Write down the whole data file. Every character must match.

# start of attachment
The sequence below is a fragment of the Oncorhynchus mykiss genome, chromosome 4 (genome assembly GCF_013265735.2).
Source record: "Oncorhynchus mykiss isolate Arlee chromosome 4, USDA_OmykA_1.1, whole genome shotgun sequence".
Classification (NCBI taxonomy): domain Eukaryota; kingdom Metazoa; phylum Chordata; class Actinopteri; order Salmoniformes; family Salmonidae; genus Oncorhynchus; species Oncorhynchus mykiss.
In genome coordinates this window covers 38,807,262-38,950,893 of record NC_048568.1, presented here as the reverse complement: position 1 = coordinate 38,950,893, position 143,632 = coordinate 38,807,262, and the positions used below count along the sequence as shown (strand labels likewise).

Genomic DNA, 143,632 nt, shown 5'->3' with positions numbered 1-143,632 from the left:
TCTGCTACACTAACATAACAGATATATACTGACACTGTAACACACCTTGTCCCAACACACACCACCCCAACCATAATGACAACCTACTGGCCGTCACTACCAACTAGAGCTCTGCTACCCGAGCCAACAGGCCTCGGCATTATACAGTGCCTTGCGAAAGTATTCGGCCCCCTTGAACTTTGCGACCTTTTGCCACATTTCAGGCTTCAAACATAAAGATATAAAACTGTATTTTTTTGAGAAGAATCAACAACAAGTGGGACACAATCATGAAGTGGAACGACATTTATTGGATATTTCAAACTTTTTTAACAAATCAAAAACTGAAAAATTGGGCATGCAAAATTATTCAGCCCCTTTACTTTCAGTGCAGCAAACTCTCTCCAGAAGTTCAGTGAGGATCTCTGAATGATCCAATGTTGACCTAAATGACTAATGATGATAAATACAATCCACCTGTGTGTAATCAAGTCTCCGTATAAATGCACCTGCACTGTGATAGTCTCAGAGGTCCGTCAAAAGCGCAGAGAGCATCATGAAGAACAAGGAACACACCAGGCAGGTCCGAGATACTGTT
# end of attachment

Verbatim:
The sequence below is a fragment of the Oncorhynchus mykiss genome, chromosome 4 (genome assembly GCF_013265735.2).
Source record: "Oncorhynchus mykiss isolate Arlee chromosome 4, USDA_OmykA_1.1, whole genome shotgun sequence".
Classification (NCBI taxonomy): domain Eukaryota; kingdom Metazoa; phylum Chordata; class Actinopteri; order Salmoniformes; family Salmonidae; genus Oncorhynchus; species Oncorhynchus mykiss.
In genome coordinates this window covers 38,807,262-38,950,893 of record NC_048568.1, presented here as the reverse complement: position 1 = coordinate 38,950,893, position 143,632 = coordinate 38,807,262, and the positions used below count along the sequence as shown (strand labels likewise).

Genomic DNA, 143,632 nt, shown 5'->3' with positions numbered 1-143,632 from the left:
TCTGCTACACTAACATAACAGATATATACTGACACTGTAACACACCTTGTCCCAACACACACCACCCCAACCATAATGACAACCTACTGGCCGTCACTACCAACTAGAGCTCTGCTACCCGAGCCAACAGGCCTCGGCATTATACAGTGCCTTGCGAAAGTATTCGGCCCCCTTGAACTTTGCGACCTTTTGCCACATTTCAGGCTTCAAACATAAAGATATAAAACTGTATTTTTTTGAGAAGAATCAACAACAAGTGGGACACAATCATGAAGTGGAACGACATTTATTGGATATTTCAAACTTTTTTAACAAATCAAAAACTGAAAAATTGGGCATGCAAAATTATTCAGCCCCTTTACTTTCAGTGCAGCAAACTCTCTCCAGAAGTTCAGTGAGGATCTCTGAATGATCCAATGTTGACCTAAATGACTAATGATGATAAATACAATCCACCTGTGTGTAATCAAGTCTCCGTATAAATGCACCTGCACTGTGATAGTCTCAGAGGTCCGTCAAAAGCGCAGAGAGCATCATGAAGAACAAGGAACACACCAGGCAGGTCCGAGATACTGTT